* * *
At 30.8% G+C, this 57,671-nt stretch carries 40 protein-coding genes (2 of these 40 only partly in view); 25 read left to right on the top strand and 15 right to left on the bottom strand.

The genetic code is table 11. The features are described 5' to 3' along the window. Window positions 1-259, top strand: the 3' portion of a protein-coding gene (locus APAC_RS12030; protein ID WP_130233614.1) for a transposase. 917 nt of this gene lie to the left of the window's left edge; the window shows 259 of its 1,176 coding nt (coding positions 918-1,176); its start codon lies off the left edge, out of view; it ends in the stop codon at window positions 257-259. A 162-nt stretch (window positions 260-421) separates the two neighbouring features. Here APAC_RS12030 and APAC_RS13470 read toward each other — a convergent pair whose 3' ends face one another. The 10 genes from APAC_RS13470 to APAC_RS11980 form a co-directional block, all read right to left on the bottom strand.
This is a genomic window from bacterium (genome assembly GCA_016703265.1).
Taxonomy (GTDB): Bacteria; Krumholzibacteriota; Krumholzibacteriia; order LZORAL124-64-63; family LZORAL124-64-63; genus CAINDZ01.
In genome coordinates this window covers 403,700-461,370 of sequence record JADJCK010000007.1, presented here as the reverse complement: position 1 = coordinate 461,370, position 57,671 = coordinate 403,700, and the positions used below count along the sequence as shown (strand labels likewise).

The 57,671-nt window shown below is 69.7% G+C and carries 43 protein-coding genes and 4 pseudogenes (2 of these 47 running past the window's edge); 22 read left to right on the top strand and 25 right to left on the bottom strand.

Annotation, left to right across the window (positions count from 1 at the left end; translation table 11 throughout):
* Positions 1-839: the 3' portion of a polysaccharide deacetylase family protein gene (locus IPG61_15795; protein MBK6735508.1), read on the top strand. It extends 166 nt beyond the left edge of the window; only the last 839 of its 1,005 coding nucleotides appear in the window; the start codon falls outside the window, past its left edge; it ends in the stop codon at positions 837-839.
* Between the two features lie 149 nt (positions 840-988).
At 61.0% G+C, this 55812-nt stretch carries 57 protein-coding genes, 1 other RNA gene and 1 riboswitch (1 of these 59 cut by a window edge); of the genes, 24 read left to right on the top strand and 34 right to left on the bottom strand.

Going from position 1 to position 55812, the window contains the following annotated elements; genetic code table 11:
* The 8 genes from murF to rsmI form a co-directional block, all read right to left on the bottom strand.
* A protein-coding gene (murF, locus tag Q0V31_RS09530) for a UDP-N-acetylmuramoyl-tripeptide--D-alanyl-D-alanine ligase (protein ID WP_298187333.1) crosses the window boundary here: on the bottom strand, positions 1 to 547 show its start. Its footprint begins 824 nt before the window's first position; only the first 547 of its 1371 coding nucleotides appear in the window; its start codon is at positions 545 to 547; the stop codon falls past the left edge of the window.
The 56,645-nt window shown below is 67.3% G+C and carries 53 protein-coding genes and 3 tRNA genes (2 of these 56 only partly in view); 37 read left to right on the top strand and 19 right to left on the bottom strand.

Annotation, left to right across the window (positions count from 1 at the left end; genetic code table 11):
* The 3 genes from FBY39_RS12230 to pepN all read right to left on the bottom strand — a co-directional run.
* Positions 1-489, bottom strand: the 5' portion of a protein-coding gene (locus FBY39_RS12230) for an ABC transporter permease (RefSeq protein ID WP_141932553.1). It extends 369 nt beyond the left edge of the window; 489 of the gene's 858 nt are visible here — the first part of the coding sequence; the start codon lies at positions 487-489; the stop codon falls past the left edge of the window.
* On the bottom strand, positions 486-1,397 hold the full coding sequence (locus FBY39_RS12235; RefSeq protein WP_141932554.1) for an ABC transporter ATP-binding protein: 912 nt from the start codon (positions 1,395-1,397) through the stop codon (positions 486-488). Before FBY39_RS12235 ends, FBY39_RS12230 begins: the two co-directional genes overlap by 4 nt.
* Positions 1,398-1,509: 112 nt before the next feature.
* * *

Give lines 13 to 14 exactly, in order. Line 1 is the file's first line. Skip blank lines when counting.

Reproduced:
* A protein-coding gene (murF, locus tag Q0V31_RS09530) for a UDP-N-acetylmuramoyl-tripeptide--D-alanyl-D-alanine ligase (protein ID WP_298187333.1) crosses the window boundary here: on the bottom strand, positions 1 to 547 show its start. Its footprint begins 824 nt before the window's first position; only the first 547 of its 1371 coding nucleotides appear in the window; its start codon is at positions 545 to 547; the stop codon falls past the left edge of the window.
The 56,645-nt window shown below is 67.3% G+C and carries 53 protein-coding genes and 3 tRNA genes (2 of these 56 only partly in view); 37 read left to right on the top strand and 19 right to left on the bottom strand.